Senior Dog Undergoes Successful Oral Surgery & is Now Pain Free

Allie is an 18 year old Labrador Cross from Las Vegas pictured here with Dr. Niemiec’s Danish Resident Camilla.  She had two major surgeries on her right mandible (lower jaw) for a malignant cancer several years ago.  These were successful in curing the cancer; however the treatment changed the way her jaw functioned on that side leading to an increase in periodontal disease.  For the last few years she had suffered with severe periodontal disease as well as oral pain, but the local veterinarians were concerned about treating her dental disease.  First, because she had had major surgery on her jaw, it was weaker and abnormal, which would complicate the cleaning as well as any oral surgery.  Since extractions were likely to be necessary, the jaw integrity would be further compromised, possibly leading to a fracture.  Further, her advanced age and history of cancer made anesthesia a higher risk.

She was referred to Las Vegas Veterinary Dentistry and Oral Surgery.  Based on the fact that she was in severe pain and had significant infection, the benefit of proper care was great.  Her lab tests were normal as was her physical exam (other than being thin).  Based on these findings, it was elected to proceed with the necessary dental work.

She was carefully placed under general anesthesia and a complete oral exam was performed.  This confirmed the severe periodontal disease, but also revealed a large ulcer on the inside of her cheek from the severe plaque and tartar.

Intraoral dental picture of the right side of the patient with severe dental calculus on all teeth. in addition, there is marked gingival recession and purulent discharge (pus). Finally, there is a 4 cm in diameter ulcer on the buccal mucosa.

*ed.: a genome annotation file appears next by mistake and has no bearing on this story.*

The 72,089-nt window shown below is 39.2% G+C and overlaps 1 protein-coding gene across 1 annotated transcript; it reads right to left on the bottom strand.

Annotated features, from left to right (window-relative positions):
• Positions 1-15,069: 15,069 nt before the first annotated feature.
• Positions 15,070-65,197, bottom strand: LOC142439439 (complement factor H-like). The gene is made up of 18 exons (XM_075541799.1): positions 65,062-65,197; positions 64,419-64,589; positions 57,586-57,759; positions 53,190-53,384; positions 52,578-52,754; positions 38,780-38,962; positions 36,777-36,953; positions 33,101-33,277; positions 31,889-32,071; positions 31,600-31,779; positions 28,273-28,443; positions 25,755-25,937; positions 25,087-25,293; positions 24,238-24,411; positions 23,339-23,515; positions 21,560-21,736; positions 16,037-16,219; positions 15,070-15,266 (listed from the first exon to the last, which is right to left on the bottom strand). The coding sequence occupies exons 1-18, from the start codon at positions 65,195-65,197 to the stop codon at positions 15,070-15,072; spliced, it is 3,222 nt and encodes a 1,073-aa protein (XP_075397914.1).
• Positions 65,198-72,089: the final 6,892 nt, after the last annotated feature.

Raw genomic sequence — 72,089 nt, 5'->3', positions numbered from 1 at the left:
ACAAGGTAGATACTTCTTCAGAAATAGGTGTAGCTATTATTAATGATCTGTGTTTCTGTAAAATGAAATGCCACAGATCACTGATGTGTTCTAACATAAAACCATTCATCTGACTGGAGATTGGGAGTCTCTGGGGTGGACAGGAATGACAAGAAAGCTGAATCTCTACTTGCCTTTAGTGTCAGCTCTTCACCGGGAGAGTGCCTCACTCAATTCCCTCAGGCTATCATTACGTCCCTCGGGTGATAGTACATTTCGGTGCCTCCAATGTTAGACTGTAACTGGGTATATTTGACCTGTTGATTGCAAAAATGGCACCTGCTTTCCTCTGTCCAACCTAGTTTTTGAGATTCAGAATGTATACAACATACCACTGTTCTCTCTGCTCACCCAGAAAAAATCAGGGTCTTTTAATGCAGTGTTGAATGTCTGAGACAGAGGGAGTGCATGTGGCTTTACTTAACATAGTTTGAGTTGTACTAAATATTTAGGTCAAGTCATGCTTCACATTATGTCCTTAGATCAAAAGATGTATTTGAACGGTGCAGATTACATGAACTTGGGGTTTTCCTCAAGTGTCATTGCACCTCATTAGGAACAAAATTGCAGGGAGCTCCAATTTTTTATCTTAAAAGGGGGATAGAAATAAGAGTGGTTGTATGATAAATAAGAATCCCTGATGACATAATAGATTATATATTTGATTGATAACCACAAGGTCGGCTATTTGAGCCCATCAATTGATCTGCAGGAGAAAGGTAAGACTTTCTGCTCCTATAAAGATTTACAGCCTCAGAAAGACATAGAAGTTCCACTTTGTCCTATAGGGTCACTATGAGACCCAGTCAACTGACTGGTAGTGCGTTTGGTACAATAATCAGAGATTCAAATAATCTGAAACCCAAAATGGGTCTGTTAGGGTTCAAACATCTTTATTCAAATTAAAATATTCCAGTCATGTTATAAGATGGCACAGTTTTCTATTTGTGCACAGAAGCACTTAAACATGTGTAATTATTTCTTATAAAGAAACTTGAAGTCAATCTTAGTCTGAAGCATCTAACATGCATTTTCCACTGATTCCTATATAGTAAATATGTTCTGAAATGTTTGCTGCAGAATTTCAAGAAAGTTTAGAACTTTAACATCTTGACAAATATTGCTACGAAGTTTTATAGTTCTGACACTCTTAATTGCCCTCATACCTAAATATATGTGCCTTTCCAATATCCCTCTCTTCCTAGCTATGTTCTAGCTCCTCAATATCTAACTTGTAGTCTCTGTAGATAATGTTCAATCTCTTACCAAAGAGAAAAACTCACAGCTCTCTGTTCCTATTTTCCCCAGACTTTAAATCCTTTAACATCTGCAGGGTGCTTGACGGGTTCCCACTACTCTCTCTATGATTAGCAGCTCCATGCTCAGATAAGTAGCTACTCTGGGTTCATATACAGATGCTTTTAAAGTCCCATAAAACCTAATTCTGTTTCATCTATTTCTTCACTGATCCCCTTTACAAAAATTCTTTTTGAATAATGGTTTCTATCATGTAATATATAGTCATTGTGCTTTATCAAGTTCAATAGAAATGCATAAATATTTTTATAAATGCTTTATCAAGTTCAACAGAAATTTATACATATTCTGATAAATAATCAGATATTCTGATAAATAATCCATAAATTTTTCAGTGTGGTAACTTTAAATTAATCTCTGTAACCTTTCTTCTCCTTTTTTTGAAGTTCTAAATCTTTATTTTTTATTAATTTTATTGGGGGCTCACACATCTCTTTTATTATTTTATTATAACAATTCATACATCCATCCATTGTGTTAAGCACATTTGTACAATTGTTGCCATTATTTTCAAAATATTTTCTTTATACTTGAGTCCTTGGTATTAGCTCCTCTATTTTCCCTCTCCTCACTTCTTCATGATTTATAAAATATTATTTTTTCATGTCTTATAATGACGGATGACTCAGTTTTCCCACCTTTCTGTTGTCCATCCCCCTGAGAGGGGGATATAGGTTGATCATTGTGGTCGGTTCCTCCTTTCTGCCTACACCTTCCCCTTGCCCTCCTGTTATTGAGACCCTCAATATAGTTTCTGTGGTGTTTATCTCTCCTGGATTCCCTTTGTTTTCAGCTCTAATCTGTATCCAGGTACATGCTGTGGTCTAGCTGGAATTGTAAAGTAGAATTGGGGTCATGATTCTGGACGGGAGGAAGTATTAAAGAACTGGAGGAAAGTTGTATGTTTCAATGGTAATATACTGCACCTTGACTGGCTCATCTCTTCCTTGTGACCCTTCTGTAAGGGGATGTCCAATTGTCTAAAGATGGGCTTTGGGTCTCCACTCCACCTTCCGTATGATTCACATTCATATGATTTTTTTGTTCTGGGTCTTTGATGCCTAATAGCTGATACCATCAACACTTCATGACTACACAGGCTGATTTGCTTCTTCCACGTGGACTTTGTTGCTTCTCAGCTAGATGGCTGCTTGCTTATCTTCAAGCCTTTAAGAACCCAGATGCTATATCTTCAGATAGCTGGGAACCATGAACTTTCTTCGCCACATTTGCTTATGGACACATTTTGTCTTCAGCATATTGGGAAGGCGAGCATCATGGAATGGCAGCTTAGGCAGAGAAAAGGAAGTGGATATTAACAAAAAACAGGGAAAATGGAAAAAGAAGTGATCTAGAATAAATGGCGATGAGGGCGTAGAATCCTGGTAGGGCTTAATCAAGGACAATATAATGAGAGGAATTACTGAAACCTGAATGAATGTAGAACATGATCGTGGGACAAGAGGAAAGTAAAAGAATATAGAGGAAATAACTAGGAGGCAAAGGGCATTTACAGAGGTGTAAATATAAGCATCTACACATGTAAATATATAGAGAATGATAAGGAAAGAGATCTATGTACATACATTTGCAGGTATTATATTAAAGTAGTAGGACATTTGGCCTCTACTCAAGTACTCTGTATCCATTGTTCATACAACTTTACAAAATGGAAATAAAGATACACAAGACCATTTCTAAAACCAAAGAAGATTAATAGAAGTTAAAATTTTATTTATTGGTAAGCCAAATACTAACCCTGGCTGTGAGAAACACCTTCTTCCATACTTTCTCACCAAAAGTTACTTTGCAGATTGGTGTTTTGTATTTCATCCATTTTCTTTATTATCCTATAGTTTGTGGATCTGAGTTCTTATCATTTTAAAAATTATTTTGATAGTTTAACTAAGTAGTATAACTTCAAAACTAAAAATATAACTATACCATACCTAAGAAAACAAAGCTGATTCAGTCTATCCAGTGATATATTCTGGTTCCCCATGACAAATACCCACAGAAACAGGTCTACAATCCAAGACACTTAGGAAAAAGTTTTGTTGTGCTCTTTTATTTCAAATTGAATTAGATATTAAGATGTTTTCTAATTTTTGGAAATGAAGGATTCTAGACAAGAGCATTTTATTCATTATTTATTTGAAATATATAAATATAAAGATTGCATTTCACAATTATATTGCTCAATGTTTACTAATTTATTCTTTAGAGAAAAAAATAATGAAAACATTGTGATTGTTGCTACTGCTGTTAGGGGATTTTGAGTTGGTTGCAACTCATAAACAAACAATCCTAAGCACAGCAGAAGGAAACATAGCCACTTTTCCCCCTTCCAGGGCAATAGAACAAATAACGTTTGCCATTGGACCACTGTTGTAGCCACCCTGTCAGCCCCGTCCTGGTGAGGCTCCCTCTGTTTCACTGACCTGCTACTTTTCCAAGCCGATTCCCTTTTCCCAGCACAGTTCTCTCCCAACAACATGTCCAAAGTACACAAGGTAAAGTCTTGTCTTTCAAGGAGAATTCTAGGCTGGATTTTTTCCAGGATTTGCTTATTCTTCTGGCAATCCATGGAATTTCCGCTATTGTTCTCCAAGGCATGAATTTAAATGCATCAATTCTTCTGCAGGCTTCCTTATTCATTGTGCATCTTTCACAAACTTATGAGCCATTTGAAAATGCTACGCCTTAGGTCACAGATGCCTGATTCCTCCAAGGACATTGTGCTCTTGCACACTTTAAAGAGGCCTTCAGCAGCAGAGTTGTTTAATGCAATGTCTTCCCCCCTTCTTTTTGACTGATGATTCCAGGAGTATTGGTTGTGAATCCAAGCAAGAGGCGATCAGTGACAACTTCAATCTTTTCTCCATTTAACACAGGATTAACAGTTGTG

The fact that she had so much of her jaw and soft tissue in the area removed, created significant pressure from the tender cheek against the rough tartar.  Full mouth dental radiographs were exposed, which also confirmed the advanced periodontal disease (red arrows).

Intraoral dental radiographs of the mandibular left (2,3) mandibular right (4), maxillary left (5-7), and maxillary right (8,9).  These images confirm the advanced bone loss and infection throughout the mouth.  The white line represents where the bone should be, dashed red line shows the current level of bone.

Allie was treated with numerous extractions as well as debridement of the ulcer.  Because there was concern about the possibility of the recurrence of cancer, a biopsy was taken.  Luckily, the biopsy came back as benign inflammation. Allie’s owner reported that she was a “a whole new dog” the very next day.

Allie is a classic example of a pet that suffers for an extended period due to baseless anesthesia concerns.  Age and size have very little to do with anesthetic risk.  Properly performed anesthesia is very safe, and clients should be encouraged to seek out a veterinary dental specialist for care if the primary care veterinarian is uncomfortable.